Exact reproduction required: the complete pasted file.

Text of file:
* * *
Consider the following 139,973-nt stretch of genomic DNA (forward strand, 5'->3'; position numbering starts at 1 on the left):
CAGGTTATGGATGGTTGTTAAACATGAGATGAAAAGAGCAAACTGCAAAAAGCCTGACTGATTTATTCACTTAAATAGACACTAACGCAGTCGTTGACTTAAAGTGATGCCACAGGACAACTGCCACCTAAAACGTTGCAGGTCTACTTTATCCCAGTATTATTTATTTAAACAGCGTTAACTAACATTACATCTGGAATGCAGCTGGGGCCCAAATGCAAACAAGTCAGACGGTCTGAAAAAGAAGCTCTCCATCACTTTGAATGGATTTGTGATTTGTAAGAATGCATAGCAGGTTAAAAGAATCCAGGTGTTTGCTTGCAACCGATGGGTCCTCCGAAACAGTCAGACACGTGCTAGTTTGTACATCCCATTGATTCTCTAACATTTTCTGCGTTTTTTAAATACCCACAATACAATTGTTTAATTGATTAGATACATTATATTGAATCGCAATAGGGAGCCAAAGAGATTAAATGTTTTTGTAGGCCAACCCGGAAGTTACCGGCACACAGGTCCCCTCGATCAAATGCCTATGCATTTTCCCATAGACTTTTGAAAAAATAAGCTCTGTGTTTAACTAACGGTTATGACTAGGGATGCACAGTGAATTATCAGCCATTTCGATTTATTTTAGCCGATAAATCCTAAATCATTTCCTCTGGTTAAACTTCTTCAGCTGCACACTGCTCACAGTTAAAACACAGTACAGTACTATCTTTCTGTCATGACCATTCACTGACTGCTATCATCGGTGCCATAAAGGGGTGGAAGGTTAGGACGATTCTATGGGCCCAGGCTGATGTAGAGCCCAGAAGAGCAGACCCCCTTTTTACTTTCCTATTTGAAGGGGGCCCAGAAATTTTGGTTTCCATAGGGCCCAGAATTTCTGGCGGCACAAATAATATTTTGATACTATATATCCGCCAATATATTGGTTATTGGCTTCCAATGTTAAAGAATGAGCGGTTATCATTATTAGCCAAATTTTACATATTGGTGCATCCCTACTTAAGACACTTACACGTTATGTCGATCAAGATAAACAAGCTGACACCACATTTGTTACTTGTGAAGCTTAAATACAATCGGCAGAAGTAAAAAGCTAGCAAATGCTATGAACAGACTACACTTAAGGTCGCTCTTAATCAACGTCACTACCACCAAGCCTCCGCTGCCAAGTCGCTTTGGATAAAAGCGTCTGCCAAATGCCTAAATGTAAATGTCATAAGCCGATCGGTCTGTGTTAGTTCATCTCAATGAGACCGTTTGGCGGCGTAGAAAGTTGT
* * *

Consider the following 139,973-nt stretch of genomic DNA (forward strand, 5'->3'; position numbering starts at 1 on the left):
CAGGTTATGGATGGTTGTTAAACATGAGATGAAAAGAGCAAACTGCAAAAAGCCTGACTGATTTATTCACTTAAATAGACACTAACGCAGTCGTTGACTTAAAGTGATGCCACAGGACAACTGCCACCTAAAACGTTGCAGGTCTACTTTATCCCAGTATTATTTATTTAAACAGCGTTAACTAACATTACATCTGGAATGCAGCTGGGGCCCAAATGCAAACAAGTCAGACGGTCTGAAAAAGAAGCTCTCCATCACTTTGAATGGATTTGTGATTTGTAAGAATGCATAGCAGGTTAAAAGAATCCAGGTGTTTGCTTGCAACCGATGGGTCCTCCGAAACAGTCAGACACGTGCTAGTTTGTACATCCCATTGATTCTCTAACATTTTCTGCGTTTTTTAAATACCCACAATACAATTGTTTAATTGATTAGATACATTATATTGAATCGCAATAGGGAGCCAAAGAGATTAAATGTTTTTGTAGGCCAACCCGGAAGTTACCGGCACACAGGTCCCCTCGATCAAATGCCTATGCATTTTCCCATAGACTTTTGAAAAAATAAGCTCTGTGTTTAACTAACGGTTATGACTAGGGATGCACAGTGAATTATCAGCCATTTCGATTTATTTTAGCCGATAAATCCTAAATCATTTCCTCTGGTTAAACTTCTTCAGCTGCACACTGCTCACAGTTAAAACACAGTACAGTACTATCTTTCTGTCATGACCATTCACTGACTGCTATCATCGGTGCCATAAAGGGGTGGAAGGTTAGGACGATTCTATGGGCCCAGGCTGATGTAGAGCCCAGAAGAGCAGACCCCCTTTTTACTTTCCTATTTGAAGGGGGCCCAGAAATTTTGGTTTCCATAGGGCCCAGAATTTCTGGCGGCACAAATAATATTTTGATACTATATATCCGCCAATATATTGGTTATTGGCTTCCAATGTTAAAGAATGAGCGGTTATCATTATTAGCCAAATTTTACATATTGGTGCATCCCTACTTAAGACACTTACACGTTATGTCGATCAAGATAAACAAGCTGACACCACATTTGTTACTTGTGAAGCTTAAATACAATCGGCAGAAGTAAAAAGCTAGCAAATGCTATGAACAGACTACACTTAAGGTCGCTCTTAATCAACGTCACTACCACCAAGCCTCCGCTGCCAAGTCGCTTTGGATAAAAGCGTCTGCCAAATGCCTAAATGTAAATGTCATAAGCCGATCGGTCTGTGTTAGTTCATCTCAATGAGACCGTTTGGCGGCGTAGAAAGTTGT